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Public Procurement Contracts

Dáil Éireann Debate, Thursday - 17 June 2021

Thursday, 17 June 2021

Questions (260)

Bernard Durkan

Question:

260. Deputy Bernard J. Durkan asked the Minister for Public Expenditure and Reform if his attention has been drawn to the belief that public procurement policies here are a major obstacle to achieving parity with other European countries; and if he will make a statement on the matter. [32774/21]

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Written answers (Question to Public)

Public procurement is governed by EU and national rules, the aim of which is to ensure that procurement transactions and decisions are open and transparent, fair, equitable and achieve value for money. These rules govern the way public authorities and certain utility operators purchase goods, works and services.

The rules are set out in four principal EU Directives (Directive 2009/81/EC, Directive 2014/23/EU; Directive 2014/24/EU and Directive 2014/25/EU) which are transposed into national legislation in each Member State. These rules govern the conduct of public procurement procedures for public contracts whose monetary value exceeds a certain threshold. Public contracts applying below those threshold values are, nonetheless, expected to conform with principles of public procurement set out in the Directives, in particular equal treatment, non-discrimination, mutual recognition, proportionality and transparency.

Legal oversight of the procurement rules is set out in a further set of Directives governing review and remedy procedures for interested parties to a public procurement procedure. These Directives - 89/665/EEC, 92/13/EEC, 2007/66/EC – have been transposed into national legislation in each Member State and operate through a range of administrative and judicial bodies.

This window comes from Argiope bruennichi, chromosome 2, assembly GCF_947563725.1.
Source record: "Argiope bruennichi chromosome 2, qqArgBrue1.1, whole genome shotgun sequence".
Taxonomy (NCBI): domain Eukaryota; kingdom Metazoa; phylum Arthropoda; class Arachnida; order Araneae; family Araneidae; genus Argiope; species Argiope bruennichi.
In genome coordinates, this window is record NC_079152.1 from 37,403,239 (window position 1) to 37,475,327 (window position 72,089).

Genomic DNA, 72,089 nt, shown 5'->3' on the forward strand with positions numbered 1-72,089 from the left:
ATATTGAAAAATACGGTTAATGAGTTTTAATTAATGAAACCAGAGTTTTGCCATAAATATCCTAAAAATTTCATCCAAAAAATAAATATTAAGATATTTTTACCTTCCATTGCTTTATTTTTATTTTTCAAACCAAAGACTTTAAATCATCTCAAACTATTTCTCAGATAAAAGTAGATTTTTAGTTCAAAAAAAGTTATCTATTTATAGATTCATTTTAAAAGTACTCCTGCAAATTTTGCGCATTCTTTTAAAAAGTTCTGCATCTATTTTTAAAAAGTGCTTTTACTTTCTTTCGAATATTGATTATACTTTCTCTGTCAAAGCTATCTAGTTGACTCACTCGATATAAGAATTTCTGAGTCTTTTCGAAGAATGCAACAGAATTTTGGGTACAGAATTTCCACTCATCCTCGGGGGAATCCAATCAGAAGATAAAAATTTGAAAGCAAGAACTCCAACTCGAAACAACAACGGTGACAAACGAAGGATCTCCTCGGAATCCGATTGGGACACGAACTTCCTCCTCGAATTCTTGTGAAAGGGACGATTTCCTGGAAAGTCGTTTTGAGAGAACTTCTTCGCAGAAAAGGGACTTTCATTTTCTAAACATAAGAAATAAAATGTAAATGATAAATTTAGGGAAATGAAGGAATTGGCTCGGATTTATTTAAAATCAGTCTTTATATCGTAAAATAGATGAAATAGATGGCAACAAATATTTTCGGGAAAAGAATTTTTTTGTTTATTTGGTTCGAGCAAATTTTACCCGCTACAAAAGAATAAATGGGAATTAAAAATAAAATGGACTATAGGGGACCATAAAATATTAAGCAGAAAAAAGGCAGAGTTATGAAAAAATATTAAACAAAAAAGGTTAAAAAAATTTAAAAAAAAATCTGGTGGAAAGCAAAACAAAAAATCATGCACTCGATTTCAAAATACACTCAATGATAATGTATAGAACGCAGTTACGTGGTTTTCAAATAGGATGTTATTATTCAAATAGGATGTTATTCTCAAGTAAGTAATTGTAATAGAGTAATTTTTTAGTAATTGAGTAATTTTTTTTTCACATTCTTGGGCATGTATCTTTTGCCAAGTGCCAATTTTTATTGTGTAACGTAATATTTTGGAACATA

The uniformity of the procurement regime across the EU, established by the full suite of procurement-related Directives, is further reinforced by important procurement principles emerging from the case law in each Member State and from the Court of Justice of the European Union in the area of public procurement.

To further enhance coordination and coherence of approach across the EU, each Member State, including Ireland, is represented at the several EU Commission expert groups on procurement. These groups are designed to ensure a consistency of governance in public procurement and to guide ongoing developments in the area. Through the Office of Government Procurement (OGP), my Department is committed to ensuring Ireland’s procurement policy is fully aligned with other Member States.

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